Date of Award

1-1-2015

Document Type

Dissertation

Degree Name

Ph.D.

Department

Child, Family and School Psychology

First Advisor

Cynthia Hazel

Second Advisor

Nicole Nicotera

Keywords

college student, disabilities, disability, higher education, self-advocacy, social support

Abstract

This study explored the connection between social support and self-advocacy in college students with disabilities. The College Students with Disabilities Campus Climate Survey (Lombardi, Gerdes, & Murray, 2011) was used to gather data from undergraduate students at a midsize western private university.

Social support was found to be a significant predictor of self-advocacy in college students with disabilities. Peer support, family support, and faculty teaching practices made up the construct of social support. Peer support and faculty teaching practices were found to be significant predictors of student self-advocacy. Family support was not found to be significant. The data was examined for group differences between genders, disability types, and disability status (high incidence disabilities versus low incidence disabilities). No significant group differences were found. These findings suggest helping students build social support will increase their level of self-advocacy, which in turn may increase academic success.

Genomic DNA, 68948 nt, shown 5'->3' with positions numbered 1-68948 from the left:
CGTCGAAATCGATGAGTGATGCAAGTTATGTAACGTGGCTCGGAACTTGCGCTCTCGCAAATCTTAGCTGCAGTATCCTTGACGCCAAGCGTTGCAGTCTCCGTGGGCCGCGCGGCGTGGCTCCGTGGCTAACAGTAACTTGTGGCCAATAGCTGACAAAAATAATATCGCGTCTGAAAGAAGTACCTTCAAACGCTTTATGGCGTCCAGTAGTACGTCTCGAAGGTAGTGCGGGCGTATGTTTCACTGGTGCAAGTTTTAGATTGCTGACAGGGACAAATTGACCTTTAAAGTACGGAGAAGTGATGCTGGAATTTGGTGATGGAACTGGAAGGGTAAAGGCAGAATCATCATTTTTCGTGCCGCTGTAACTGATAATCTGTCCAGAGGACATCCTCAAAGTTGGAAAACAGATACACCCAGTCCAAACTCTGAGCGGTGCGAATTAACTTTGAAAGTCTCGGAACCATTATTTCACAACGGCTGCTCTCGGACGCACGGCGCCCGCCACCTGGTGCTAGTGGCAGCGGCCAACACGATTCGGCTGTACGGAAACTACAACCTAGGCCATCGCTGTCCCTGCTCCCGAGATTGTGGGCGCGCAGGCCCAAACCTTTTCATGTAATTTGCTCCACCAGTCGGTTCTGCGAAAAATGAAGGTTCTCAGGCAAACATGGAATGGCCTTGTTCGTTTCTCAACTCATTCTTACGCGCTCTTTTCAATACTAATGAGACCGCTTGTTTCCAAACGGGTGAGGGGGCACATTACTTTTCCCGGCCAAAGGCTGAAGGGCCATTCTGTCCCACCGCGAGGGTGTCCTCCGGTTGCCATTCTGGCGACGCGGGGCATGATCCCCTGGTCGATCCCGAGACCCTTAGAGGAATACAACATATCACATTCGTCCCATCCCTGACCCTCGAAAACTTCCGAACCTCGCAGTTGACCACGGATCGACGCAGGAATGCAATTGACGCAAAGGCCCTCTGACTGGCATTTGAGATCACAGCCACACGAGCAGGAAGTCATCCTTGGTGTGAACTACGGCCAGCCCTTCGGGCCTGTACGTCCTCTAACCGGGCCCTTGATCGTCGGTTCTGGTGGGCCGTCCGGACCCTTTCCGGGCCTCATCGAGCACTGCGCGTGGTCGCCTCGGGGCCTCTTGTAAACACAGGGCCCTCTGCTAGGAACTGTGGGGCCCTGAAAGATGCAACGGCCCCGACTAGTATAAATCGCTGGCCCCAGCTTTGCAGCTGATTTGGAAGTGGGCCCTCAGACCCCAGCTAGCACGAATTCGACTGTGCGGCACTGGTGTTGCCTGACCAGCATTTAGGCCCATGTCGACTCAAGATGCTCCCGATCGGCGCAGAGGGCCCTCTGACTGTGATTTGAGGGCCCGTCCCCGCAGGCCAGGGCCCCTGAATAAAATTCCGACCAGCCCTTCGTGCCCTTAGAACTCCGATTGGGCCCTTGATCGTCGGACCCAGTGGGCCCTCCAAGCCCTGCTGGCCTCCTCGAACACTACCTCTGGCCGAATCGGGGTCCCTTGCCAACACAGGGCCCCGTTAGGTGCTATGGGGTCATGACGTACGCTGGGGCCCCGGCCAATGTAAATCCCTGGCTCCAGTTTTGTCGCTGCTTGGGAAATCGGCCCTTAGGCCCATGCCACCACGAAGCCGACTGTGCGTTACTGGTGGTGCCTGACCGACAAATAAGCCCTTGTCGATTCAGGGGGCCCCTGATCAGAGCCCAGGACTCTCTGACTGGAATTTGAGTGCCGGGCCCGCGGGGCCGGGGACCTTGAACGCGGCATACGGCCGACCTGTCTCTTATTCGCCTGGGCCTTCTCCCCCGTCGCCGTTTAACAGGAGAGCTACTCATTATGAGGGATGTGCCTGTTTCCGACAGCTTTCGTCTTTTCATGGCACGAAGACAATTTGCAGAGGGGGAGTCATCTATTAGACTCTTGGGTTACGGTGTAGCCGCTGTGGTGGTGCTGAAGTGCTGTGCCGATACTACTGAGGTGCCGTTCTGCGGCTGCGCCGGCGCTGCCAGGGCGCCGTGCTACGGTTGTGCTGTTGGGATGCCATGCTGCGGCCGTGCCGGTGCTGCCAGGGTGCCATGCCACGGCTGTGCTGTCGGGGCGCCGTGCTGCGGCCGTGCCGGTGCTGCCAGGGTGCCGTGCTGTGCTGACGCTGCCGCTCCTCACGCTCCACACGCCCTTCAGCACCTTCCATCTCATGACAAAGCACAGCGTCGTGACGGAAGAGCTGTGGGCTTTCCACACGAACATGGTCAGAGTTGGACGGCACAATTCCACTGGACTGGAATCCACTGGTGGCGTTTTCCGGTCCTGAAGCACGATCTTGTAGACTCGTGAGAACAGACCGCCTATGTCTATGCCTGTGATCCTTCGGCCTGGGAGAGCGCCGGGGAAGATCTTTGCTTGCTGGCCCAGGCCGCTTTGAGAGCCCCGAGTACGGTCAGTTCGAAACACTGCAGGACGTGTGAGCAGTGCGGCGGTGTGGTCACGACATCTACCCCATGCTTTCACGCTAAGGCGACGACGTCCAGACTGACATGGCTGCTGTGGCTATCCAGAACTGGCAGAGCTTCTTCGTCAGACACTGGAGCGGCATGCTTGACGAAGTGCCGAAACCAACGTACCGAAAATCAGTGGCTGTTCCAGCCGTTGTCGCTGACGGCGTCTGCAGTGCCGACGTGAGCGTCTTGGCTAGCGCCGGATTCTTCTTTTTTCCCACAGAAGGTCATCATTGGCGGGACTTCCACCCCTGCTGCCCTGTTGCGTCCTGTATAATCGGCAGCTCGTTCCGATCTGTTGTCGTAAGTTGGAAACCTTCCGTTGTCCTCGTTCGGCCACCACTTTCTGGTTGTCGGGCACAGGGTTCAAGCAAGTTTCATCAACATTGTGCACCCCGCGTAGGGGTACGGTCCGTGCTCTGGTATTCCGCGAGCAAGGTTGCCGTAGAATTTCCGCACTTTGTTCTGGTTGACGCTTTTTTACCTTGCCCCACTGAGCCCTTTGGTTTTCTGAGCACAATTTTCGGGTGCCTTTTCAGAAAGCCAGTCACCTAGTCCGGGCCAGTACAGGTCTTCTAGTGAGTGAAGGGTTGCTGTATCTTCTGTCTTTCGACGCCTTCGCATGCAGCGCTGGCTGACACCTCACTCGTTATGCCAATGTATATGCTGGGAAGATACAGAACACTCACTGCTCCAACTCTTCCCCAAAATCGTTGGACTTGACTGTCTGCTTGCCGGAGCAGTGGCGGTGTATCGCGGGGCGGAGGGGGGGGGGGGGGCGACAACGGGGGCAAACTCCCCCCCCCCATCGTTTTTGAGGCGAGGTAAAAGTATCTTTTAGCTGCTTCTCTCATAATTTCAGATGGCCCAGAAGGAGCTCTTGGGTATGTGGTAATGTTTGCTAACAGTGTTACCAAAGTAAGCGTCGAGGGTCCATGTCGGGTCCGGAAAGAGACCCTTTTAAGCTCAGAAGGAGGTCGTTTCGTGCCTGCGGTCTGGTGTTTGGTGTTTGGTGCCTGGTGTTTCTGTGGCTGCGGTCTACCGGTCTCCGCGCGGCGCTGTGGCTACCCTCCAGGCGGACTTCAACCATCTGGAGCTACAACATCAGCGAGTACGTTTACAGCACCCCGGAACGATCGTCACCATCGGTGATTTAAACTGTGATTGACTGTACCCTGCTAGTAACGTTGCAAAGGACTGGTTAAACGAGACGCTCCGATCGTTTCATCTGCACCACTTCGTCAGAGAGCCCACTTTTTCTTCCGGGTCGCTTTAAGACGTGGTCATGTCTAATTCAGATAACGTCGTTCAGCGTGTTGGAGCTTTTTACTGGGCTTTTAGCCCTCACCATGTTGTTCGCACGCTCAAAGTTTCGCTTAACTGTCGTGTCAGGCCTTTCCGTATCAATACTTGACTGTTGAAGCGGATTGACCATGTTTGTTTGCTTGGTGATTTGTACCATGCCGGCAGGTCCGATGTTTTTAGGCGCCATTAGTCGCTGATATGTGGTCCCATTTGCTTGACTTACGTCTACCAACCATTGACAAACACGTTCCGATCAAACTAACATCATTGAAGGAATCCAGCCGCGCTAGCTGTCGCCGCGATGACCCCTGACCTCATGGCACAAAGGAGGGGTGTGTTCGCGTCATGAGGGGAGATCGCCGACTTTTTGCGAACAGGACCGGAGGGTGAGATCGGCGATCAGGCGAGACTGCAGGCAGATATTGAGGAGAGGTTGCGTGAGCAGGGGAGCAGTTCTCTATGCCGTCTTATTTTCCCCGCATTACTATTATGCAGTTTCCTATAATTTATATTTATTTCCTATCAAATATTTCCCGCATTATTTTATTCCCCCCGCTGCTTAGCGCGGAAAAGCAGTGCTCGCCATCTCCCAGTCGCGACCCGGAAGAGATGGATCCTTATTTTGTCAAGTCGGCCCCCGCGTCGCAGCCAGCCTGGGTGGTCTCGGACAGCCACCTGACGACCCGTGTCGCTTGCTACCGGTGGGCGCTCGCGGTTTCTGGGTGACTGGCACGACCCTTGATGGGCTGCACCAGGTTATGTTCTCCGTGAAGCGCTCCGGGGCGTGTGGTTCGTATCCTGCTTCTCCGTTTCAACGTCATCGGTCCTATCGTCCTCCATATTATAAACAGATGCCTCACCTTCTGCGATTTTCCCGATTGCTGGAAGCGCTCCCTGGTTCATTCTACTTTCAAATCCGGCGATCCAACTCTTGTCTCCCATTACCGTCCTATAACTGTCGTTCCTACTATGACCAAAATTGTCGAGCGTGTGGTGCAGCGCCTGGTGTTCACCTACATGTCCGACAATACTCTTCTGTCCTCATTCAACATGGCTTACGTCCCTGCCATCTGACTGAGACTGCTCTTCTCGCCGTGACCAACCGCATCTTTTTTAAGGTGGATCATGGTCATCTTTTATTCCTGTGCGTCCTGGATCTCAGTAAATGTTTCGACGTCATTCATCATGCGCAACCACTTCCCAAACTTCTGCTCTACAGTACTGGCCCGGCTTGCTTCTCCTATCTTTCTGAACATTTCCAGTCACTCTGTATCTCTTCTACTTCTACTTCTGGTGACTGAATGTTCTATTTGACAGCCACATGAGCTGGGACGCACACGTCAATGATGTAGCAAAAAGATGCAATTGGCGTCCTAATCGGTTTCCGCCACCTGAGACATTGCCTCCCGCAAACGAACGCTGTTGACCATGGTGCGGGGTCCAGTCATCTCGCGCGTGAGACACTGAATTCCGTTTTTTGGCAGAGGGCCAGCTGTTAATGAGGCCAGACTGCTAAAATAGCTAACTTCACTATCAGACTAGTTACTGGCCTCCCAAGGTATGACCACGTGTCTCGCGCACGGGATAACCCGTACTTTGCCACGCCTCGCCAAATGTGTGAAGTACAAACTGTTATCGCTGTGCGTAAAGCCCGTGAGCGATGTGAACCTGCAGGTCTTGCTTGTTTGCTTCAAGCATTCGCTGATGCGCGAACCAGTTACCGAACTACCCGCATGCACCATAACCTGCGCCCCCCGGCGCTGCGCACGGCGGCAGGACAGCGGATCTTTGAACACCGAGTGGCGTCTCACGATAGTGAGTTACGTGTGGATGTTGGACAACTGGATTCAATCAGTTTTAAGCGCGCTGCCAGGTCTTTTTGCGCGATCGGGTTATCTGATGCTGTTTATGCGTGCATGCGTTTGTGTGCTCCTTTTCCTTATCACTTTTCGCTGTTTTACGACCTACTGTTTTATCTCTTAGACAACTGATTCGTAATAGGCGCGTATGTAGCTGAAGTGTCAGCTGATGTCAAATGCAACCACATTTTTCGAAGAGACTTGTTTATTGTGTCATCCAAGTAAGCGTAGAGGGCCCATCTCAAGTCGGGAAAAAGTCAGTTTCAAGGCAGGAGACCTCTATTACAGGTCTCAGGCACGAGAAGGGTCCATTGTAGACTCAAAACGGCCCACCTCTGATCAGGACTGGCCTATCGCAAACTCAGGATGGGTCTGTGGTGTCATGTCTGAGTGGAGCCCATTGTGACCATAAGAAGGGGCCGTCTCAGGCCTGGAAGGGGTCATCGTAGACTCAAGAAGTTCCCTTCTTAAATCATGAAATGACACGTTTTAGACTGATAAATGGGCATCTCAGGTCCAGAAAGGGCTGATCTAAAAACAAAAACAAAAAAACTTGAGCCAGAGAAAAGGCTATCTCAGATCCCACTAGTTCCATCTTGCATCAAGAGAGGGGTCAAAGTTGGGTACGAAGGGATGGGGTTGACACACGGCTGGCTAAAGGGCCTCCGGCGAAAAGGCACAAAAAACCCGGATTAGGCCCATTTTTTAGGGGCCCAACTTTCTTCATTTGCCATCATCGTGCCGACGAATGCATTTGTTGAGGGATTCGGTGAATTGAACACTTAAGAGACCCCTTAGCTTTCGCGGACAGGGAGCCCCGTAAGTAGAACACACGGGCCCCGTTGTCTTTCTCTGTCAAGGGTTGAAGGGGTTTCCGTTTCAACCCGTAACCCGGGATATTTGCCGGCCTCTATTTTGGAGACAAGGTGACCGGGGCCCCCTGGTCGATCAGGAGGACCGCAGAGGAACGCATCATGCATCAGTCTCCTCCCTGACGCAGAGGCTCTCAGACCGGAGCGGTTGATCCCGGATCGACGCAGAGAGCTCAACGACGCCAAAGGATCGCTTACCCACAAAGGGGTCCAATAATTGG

Provenance

Recieved from ProQuest

Rights holder

Julia I. Marcus Johnson

File size

86 p.

File format

application/pdf

Language

en

Discipline

Educational psychology, Higher education, Education

Share

COinS